Larkin was named the Reds' captain before the 1997 season, making him the first player to hold the honor since Dave Concepción's retirement. Beginning that season, Larkin suffered a series of injuries throughout the last few years of his career. He missed 55 games that year due to injuries to his calf and his Achilles tendon. About three weeks before the opening of the 1998 season, Larkin decided to undergo neck surgery for a perforated disk. He was not in severe pain, but he was unable to lift his arm enough to play his defensive position.
On September 27, 1998, Barry, his brother Stephen Larkin, second baseman Bret Boone, and third baseman Aaron Boone all played the infield at the same time for the last game of the 1998 season, making it the first time in MLB history that two sets of siblings were on the field at the same time.
In 1999, Larkin was nearly traded to the Los Angeles Dodgers. He later said that he was approached by a Los Angeles clubhouse attendant, who gave him a Dodgers jersey with his name on it. The jersey had been prepared as trade negotiations advanced so that the teams could be prepared for a trade-related press conference. Also in 1999, Larkin served as a pre-game analyst for NBC's coverage of the World Series alongside host Hannah Storm.
In July 2000, Larkin blocked a trade to the New York Mets to remain with the Reds. The trade would have sent three players – top minor league outfielder Alex Escobar, pitcher Eric Cammack and pitcher Jason Saenz – from the Mets to the Reds in exchange for Larkin. Larkin said that he would have gone to New York, as he enjoyed playing there, but the Mets did not want to sign him to a multi-year contract. The Reds signed him to a three-year contract extension worth $27 million. In the 2000 season, Larkin missed 59 games after he injured his finger twice and he suffered a knee sprain. He underwent finger surgery in April and knee surgery in September.
Larkin struggled with a groin injury in 2001, prompting criticism of his play. Broadcaster Joe Nuxhall said on air that Larkin had "lost it". By August, the injury had limited Larkin to 45 games. He underwent season-ending surgery for a hernia that had been diagnosed during an evaluation of the groin injury. During the 2002 season, Larkin played in 145 games but hit for the lowest batting average (.245) since his first full year in the major leagues. Though he did not miss many games, Larkin dealt with injuries to his rib cage, hamstring, shoulder, neck and toe.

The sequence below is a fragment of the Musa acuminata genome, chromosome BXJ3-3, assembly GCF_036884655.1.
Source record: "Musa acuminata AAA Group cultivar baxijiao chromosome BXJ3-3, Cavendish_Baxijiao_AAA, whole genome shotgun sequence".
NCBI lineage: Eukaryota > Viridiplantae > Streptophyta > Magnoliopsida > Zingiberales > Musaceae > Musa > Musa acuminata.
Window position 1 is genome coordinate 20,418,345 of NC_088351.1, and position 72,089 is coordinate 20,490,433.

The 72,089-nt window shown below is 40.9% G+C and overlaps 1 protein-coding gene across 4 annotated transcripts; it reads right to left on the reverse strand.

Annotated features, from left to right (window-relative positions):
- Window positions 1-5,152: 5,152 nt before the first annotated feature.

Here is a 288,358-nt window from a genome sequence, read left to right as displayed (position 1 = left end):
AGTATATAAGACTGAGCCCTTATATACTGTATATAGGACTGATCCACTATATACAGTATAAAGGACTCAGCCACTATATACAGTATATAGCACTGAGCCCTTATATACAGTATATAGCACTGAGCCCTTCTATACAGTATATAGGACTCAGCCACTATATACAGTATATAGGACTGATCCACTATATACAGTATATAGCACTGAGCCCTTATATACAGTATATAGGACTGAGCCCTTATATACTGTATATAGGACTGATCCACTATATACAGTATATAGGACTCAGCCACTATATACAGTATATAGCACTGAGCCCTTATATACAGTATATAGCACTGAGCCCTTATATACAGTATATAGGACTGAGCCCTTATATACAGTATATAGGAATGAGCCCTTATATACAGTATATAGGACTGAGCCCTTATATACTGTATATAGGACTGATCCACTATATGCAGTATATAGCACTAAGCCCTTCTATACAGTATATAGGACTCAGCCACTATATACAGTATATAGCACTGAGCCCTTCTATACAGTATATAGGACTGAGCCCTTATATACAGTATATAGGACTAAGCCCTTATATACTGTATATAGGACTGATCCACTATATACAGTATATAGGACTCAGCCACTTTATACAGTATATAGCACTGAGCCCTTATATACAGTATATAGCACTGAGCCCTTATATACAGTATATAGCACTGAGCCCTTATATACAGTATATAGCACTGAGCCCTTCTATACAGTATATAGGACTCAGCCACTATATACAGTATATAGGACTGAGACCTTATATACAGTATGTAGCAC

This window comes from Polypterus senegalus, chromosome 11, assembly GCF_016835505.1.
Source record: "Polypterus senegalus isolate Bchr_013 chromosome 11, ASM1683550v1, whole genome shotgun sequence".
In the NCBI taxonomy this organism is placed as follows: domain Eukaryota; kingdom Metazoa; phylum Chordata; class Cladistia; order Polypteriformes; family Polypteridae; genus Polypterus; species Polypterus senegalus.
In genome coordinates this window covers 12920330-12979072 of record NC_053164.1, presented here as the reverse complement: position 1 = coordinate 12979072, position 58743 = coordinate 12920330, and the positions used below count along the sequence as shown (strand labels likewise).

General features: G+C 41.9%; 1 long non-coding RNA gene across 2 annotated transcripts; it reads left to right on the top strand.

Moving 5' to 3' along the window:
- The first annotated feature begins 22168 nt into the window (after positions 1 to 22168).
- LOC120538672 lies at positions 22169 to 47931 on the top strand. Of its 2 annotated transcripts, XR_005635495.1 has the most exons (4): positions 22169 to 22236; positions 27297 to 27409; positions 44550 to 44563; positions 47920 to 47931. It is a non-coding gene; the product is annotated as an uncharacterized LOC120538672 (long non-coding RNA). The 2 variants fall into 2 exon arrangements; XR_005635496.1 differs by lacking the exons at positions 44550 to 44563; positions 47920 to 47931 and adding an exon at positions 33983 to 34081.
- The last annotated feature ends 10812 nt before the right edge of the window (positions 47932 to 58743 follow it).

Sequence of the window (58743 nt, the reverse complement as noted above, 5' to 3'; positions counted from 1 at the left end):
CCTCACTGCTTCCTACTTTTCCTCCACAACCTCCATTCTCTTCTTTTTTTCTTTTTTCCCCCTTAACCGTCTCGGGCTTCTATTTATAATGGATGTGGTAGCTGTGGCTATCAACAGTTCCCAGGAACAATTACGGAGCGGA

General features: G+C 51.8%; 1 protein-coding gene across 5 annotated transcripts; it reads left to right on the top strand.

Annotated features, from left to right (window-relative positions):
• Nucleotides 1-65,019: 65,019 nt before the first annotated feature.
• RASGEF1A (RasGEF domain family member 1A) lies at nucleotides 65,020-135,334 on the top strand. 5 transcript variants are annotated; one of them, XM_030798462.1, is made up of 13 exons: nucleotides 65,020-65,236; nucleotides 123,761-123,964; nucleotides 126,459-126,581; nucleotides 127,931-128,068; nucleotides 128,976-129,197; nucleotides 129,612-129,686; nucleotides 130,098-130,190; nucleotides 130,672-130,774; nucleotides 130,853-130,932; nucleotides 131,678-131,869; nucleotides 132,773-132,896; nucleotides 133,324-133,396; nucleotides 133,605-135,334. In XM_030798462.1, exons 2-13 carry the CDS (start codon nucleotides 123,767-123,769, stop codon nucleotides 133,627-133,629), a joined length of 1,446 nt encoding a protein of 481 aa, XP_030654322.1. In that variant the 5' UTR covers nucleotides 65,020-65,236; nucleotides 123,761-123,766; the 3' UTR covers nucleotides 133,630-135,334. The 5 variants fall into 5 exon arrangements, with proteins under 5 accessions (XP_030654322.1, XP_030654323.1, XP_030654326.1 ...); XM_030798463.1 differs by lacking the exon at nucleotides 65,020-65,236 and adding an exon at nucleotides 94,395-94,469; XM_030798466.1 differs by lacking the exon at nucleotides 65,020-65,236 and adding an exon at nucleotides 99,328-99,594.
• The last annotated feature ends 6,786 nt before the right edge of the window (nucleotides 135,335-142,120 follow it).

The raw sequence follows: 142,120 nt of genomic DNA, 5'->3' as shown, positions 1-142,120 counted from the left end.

In 2003, Larkin had spent two stints on the disabled list with calf injuries by late May. During strained contract negotiations with Reds COO John Allen in late 2003, Larkin almost left the team. Larkin and the Reds agreed to a one-year contract for 2004. Larkin called off a planned retirement ceremony scheduled for October 2, 2004, because he was not sure if he would retire. In that season, Larkin hit for a .289 batting average. He announced his retirement in February 2005.
Commenting on Larkin's retirement after such a strong season, sports columnist Terence Moore drew a comparison to the retirement of Ted Williams. He wrote, "Barry Larkin wasn't quite Williams at the end, but he was in the vicinity when it comes to the big picture... After years of injuries, he showed what a healthy Larkin still could do, but he also showed that he preferred to leave the game more like Williams than just about anybody else you can name in baseball history."
In his 19-year career with Cincinnati, Larkin hit .295 with 2,340 hits, 198 home runs, 960 RBI, 1,329 runs scored and 379 stolen bases. Baseball historian and expert Bill James has called Larkin one of the greatest shortstops of all time, ranking him #6 all time in his New Bill James Historical Baseball Abstract. Despite missing significant playing time in six seasons, Larkin won the Gold Glove Award three times (1994–1996) and was a 12-time All-Star (1988–1991, 1993–1997, 1999, 2000, and 2004). He became the first major league shortstop to join the 30–30 club when he had 33 home runs and 36 stolen bases in 1996.
|Barry Larkin's number 11 was retired by the Cincinnati Reds in 2012.|